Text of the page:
Whiskey Business

“Too much of anything is bad, but too much good whiskey is barely enough.”

– Mark Twain

During prohibition (1920-1933) whiskey and most other alcoholic drinks were outlawed by the 18th Amendment, which was enforced by the Volstead Act. However, America’s thirsty population employed a myriad of ways to acquire liquor. Some illegal, such as smuggling in booze from Canada or distilling it in their own homes. Others wanted to avoid bathtub gin or white lightning and chose to acquire their alcohol legally. During prohibition the U.S. Treasury Department authorized physicians to write prescriptions for medicinal alcohol. In our collection we have two bottles of prescription whiskey, one of which is still full with the seal unbroken.

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Prohibition era liquor prescription form

The sealed bottle was prescribed to Percival N. Cutler by Kenilworth’s resident physician Dr. Rufus Stolp on August 26th, 1929. Stolp was highly active in the village, having founded the Kenilworth Historical Society. His practice was located on the second floor of the Kenilworth Store and later in his home.

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Prescription on sealed bottle of medicinal whiskey

Cutler, who lived at 207 Woodstock Avenue, may have suffered from a variety of ailments. Alcohol was prescribed as a treatment for anemia, tuberculosis, pneumonia, and high blood pressure, among other disorders. A pint of prescription whiskey cost $3 – $4, equal to around $40 today. In 1917 the American Medical Association (AMA) issued a resolution stating that alcohol’s “use in therapeutics as a tonic or stimulant or for food has no scientific value…the use of alcohol as a therapeutic agent should be further discouraged.” However, many doctors ignored the AMA’s statement and issued prescriptions for record amounts of medicinal alcohol, cashing in on their privileged status.

Our full bottle was distilled by Bond & Lillard. Campari America (Wild Turkey whiskey) recently released a Bond & Lillard bottle as part of their Whiskey Barons Collection.

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Sealed bottle of Bon & Lillard perscribed by Dr. Stolp

 

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Empty bottle of Old Hermitage

Our empty bottle of Sour Mash Whisky was distilled by Old Hermitage, a brand owned by W.A. Gaines and Company from Frankfort, Kentucky. Gaines erected the Hermitage distillery in 1868 and were the largest producers of sour mash whiskeys in the world.  W.A. Gaines and Co.’s involvement in the whiskey industry ended with prohibition in 1933. National Distillers owned the brand until 1987 when it was bought by Jim Beam. Apparently, the prohibition age whiskey still holds up as one reviewer found.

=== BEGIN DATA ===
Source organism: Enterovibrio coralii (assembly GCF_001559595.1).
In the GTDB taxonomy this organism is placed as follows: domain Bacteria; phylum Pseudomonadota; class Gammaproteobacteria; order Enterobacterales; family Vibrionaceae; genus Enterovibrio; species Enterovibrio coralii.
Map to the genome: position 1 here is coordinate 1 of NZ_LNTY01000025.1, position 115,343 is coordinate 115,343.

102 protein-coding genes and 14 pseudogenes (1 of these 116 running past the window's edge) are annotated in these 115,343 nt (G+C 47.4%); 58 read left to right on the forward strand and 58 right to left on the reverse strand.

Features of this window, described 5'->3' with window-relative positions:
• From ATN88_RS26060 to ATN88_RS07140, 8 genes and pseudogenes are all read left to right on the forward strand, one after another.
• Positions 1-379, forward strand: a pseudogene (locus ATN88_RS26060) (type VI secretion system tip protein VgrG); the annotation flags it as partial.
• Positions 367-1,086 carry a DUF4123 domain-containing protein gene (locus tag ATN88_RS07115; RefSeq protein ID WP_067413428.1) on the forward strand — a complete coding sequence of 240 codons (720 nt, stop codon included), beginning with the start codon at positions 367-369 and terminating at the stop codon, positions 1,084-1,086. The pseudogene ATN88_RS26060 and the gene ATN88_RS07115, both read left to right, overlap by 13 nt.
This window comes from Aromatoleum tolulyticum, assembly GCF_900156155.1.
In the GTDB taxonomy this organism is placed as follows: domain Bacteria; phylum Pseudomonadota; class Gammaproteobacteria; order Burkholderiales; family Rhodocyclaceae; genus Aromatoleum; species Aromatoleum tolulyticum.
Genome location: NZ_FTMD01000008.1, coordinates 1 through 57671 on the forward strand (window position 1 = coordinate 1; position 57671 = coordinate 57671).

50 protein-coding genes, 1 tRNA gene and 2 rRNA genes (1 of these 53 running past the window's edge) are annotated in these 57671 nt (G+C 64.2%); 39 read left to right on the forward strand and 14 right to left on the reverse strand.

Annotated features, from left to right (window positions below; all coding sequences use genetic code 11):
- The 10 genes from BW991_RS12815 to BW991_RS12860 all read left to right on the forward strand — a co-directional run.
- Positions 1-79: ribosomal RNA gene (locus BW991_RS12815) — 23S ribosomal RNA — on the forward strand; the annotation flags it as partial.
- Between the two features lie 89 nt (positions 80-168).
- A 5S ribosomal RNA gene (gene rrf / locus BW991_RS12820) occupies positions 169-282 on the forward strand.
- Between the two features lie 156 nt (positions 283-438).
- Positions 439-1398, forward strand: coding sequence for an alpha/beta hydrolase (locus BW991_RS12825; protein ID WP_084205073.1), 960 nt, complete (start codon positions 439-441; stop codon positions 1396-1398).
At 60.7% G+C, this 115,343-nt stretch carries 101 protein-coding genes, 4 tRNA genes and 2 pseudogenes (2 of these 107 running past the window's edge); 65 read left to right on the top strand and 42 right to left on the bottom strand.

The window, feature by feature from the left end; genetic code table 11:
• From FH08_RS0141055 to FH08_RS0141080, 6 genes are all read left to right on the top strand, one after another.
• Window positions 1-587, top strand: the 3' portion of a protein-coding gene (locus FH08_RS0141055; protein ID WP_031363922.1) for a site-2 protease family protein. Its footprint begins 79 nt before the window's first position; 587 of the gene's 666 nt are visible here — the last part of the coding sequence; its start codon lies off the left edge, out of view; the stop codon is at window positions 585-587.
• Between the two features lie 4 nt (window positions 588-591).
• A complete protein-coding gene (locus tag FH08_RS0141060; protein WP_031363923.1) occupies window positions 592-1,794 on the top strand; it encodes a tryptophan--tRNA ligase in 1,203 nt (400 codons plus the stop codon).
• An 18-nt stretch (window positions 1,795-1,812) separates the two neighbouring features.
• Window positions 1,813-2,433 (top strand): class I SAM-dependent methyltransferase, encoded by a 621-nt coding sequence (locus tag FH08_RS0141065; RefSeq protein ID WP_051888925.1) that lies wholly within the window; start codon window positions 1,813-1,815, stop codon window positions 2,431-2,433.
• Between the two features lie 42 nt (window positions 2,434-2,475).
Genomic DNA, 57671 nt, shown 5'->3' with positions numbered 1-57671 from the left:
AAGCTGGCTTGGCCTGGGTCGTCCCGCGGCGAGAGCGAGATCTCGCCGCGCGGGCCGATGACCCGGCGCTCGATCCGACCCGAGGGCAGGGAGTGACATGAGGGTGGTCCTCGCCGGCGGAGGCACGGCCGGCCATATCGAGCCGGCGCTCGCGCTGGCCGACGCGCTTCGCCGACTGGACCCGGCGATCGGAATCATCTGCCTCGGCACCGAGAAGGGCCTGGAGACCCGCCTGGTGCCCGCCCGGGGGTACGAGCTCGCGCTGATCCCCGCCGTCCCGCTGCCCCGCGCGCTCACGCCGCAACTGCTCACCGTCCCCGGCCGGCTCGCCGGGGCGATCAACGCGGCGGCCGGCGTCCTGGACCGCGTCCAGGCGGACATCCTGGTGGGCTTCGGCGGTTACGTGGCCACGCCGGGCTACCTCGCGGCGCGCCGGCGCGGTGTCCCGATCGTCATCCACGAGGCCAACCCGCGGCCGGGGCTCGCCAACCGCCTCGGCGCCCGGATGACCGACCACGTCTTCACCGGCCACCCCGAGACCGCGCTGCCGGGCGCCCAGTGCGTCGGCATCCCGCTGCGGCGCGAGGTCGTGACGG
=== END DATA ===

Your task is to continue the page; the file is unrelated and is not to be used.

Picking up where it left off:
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Bottles on display in the museum

 

Both bottles are currently featured in the museum. We’ve raised the bar with our newest exhibition, How Can I Help You? Business and Commerce in Kenilworth. Stop on rye and see them soon, they’ll be gone before you know it.

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Our Shipshape Collection

People have always liked collecting pieces of things, fragments from some bigger moment in history. They’re found in gift shops all over the world from Berlin to Alcatraz. I’m no exception, during a trip to San Francisco I purchased a rock from “The Rock” to help fund an ongoing restoration. The KHS even has a few architectural fragments in our collection. But this piece of history was not torn from a building, it was stripped from a ship.

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USS Constitution

The USS Constitution is the world’s oldest commissioned naval vessel afloat. It’s also the only active ship in the U.S. Navy to have sunk an enemy ship. Constitution was launched in 1797 and named by George Washington after one of this country’s founding documents. Constitution first saw combat in the First Barbary War. However, she gained her reputation during War of 1812 against the United Kingdom. It was during a battle against the HMS Guerriere that she earned her nickname of “Old Ironsides”, as well as the public’s love. During the American Civil War she was used as a training ship.

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Constitution and Guerriere at battle

Years later she was retired from active service in 1881. Today, Constitution is a floating museum under the Naval History & Heritage Command, but she is still crewed by active sailors of the U.S. Navy. Her mission is to promote understanding of the Navy’s role in war and peace efforts. The USS Constitution Museum’s website has much more information about the ships history.

Constitution is still afloat largely due to public support. In 1830 a false newspaper article claimed the navy was going to scrap her. Two days later Oliver Wendell Holmes published a poem in support of the ship that sparked a public outcry. Within a few years the Navy began the first of many repairs and refitting’s. Unfortunately, her sister ship Congress was unceremoniously scraped in 1835.

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Souvenirs of “Old Ironsides” announcement, 1927. USS Constitution Museum Collection

Souvenirs from Constitution have long been a favorite of the public beginning with her first major overhaul in 1833 in the Charlestown Navy Yard. The commander at the time, Captain Isaac Hull, ordered all of the wood and copper removed from Constitution during the restoration sent to Washington D.C. to be fashioned into memorabilia. Canes, boxes and other trinkets were sent to friends and public officials throughout the U.S. The most sought after pieces were made from the ships copper sheathing.

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Wood and copper souvenir fragment, KHS

Constitution’s 1927-1931 restoration was the first time fragments of the ship were made available to the public and sold as ashtrays, bookends, and plaques to help fundraise for her repair work. It was during this restoration that our fragment, a piece of wood with a copper plaque was created. The USS Constitution Museum now collects these souvenirs and wrote an interesting blog post about them last year.